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Cardiometabolic Proteins Associated with Metabolic Syndrome

Lind, Lars ; Elmståhl, Sölve LU and Ingelsson, Erik (2019) In Metabolic syndrome and related disorders 17(5). p.272-279
Abstract

Background: Although metabolic syndrome (MetS) was described in the late 80s, the molecular mechanisms underlying clustering of risk factors in certain individuals are not fully understood. The present study used targeted proteomics to establish cardiometabolic proteins related to all MetS components, thereby providing new hypotheses regarding pathways involved in the pathogenesis of MetS. Methods: In the EpiHealth study, 249 cardiometabolic proteins were measured by proximity extension assay (PEA) and related to the five MetS components [consensus-modified National Cholesterol Education Program (NCEP) criteria] in 2,444 participants aged 45-75 years (50% women). Results: Thirty-one proteins were associated with systolic blood pressure... (More)

Background: Although metabolic syndrome (MetS) was described in the late 80s, the molecular mechanisms underlying clustering of risk factors in certain individuals are not fully understood. The present study used targeted proteomics to establish cardiometabolic proteins related to all MetS components, thereby providing new hypotheses regarding pathways involved in the pathogenesis of MetS. Methods: In the EpiHealth study, 249 cardiometabolic proteins were measured by proximity extension assay (PEA) and related to the five MetS components [consensus-modified National Cholesterol Education Program (NCEP) criteria] in 2,444 participants aged 45-75 years (50% women). Results: Thirty-one proteins were associated with systolic blood pressure following adjustment for age and sex (P < 0.000040, taking multiple testing into account). The corresponding number of proteins significantly associated with fasting glucose, waist circumference, high-density lipoprotein cholesterol, and serum triglycerides were 58, 132, 127, and 148. Twenty-two proteins were significantly related to all 5 MetS components, and of those, 20 were with MetS as a binary outcome (n = 600, 24% of the sample) following adjustment for age, sex, fat mass, and lifestyle factors (alcohol intake, smoking, education, and exercise habits). Conclusion: Using targeted proteomics, we identified 20 proteins reflecting a range of pathways, such as immunomodulation at different levels; regulation of adipocyte differentiation; lipid, carbohydrate, and amino acid metabolism; or insulin-like growth factor signaling, to be strongly associated with MetS independently of fat mass and lifestyle factors. Whether some of these proteins are causally involved in the pathogenesis of clustering of multiple risk factors in the same individual remains to be investigated.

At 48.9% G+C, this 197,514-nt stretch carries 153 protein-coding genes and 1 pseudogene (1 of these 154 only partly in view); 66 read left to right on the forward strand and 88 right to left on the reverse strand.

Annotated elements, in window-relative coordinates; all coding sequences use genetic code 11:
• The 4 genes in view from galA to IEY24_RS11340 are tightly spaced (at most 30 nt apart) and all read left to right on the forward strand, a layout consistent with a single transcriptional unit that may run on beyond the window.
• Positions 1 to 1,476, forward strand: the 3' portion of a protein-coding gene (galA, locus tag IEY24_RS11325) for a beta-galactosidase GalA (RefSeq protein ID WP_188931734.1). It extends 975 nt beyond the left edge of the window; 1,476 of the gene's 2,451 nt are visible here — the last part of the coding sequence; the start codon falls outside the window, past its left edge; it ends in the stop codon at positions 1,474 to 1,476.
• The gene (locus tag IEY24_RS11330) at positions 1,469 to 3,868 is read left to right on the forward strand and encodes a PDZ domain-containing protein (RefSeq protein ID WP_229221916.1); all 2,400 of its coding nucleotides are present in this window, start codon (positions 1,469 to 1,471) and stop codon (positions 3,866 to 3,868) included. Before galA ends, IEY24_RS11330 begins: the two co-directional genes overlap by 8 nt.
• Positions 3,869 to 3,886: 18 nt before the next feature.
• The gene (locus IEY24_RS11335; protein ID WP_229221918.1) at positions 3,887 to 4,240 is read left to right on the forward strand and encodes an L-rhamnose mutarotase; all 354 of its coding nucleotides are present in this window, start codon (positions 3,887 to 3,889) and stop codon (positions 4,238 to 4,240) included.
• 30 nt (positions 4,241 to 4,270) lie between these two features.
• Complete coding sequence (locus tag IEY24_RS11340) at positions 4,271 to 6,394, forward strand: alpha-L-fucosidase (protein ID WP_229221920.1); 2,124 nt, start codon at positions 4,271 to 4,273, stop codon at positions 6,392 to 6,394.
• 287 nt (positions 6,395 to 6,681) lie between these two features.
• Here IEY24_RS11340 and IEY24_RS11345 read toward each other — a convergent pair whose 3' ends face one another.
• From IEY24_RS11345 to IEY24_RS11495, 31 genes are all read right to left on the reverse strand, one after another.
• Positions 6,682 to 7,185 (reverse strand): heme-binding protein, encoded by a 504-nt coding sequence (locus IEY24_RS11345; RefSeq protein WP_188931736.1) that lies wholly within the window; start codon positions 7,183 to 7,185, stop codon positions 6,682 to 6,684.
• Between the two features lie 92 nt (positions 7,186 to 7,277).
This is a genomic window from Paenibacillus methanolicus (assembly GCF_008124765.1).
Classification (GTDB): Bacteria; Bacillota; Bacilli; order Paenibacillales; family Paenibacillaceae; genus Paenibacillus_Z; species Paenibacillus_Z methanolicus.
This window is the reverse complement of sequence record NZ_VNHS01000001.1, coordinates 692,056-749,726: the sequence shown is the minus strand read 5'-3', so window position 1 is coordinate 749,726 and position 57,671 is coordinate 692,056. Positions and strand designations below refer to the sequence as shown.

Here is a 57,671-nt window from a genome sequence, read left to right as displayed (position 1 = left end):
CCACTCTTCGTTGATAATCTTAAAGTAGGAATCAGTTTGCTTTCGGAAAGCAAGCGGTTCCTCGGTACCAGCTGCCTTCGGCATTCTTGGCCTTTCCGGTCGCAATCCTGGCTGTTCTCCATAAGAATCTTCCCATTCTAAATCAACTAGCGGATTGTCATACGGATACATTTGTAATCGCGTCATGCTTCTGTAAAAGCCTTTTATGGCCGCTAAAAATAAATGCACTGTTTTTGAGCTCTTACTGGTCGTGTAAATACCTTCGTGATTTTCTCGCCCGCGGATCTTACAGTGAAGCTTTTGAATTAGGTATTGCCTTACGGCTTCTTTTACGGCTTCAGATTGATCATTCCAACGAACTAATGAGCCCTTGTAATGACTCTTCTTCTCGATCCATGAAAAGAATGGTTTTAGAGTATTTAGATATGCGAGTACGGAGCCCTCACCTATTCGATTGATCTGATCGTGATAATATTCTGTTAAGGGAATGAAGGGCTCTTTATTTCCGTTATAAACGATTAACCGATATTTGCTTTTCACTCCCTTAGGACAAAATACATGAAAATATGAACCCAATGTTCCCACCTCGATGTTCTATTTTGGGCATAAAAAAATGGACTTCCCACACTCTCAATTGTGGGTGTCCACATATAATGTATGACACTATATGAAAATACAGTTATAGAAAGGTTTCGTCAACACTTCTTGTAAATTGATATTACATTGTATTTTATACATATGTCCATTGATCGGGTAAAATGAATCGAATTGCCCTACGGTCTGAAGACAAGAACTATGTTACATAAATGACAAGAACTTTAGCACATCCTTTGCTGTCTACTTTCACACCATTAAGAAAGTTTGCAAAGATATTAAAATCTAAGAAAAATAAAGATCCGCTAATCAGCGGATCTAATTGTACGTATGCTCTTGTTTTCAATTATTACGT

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author
organization
publishing date
type
Contribution to journal
publication status
published
subject
keywords
epidemiology, metabolic syndrome, proteomics
in
Metabolic syndrome and related disorders
volume
17
issue
5
pages
8 pages
publisher
Mary Ann Liebert, Inc.
external identifiers
  • scopus:85067374998
  • pmid:30883260
ISSN
1557-8518
DOI
10.1089/met.2018.0123
language
English
LU publication?
yes
id
714b8621-3820-48f5-a078-784a8f36379e
date added to LUP
2019-06-28 11:36:08
date last changed
2019-07-30 05:05:15
@article{714b8621-3820-48f5-a078-784a8f36379e,
  abstract     = {<p>Background: Although metabolic syndrome (MetS) was described in the late 80s, the molecular mechanisms underlying clustering of risk factors in certain individuals are not fully understood. The present study used targeted proteomics to establish cardiometabolic proteins related to all MetS components, thereby providing new hypotheses regarding pathways involved in the pathogenesis of MetS. Methods: In the EpiHealth study, 249 cardiometabolic proteins were measured by proximity extension assay (PEA) and related to the five MetS components [consensus-modified National Cholesterol Education Program (NCEP) criteria] in 2,444 participants aged 45-75 years (50% women). Results: Thirty-one proteins were associated with systolic blood pressure following adjustment for age and sex (P &lt; 0.000040, taking multiple testing into account). The corresponding number of proteins significantly associated with fasting glucose, waist circumference, high-density lipoprotein cholesterol, and serum triglycerides were 58, 132, 127, and 148. Twenty-two proteins were significantly related to all 5 MetS components, and of those, 20 were with MetS as a binary outcome (n = 600, 24% of the sample) following adjustment for age, sex, fat mass, and lifestyle factors (alcohol intake, smoking, education, and exercise habits). Conclusion: Using targeted proteomics, we identified 20 proteins reflecting a range of pathways, such as immunomodulation at different levels; regulation of adipocyte differentiation; lipid, carbohydrate, and amino acid metabolism; or insulin-like growth factor signaling, to be strongly associated with MetS independently of fat mass and lifestyle factors. Whether some of these proteins are causally involved in the pathogenesis of clustering of multiple risk factors in the same individual remains to be investigated.</p>},
  author       = {Lind, Lars and Elmståhl, Sölve and Ingelsson, Erik},
  issn         = {1557-8518},
  language     = {eng},
  number       = {5},
  pages        = {272--279},
  publisher    = {Mary Ann Liebert, Inc.},
  series       = {Metabolic syndrome and related disorders},
  title        = {Cardiometabolic Proteins Associated with Metabolic Syndrome},
  url          = {http://dx.doi.org/10.1089/met.2018.0123},
  doi          = {10.1089/met.2018.0123},
  volume       = {17},
  year         = {2019},
}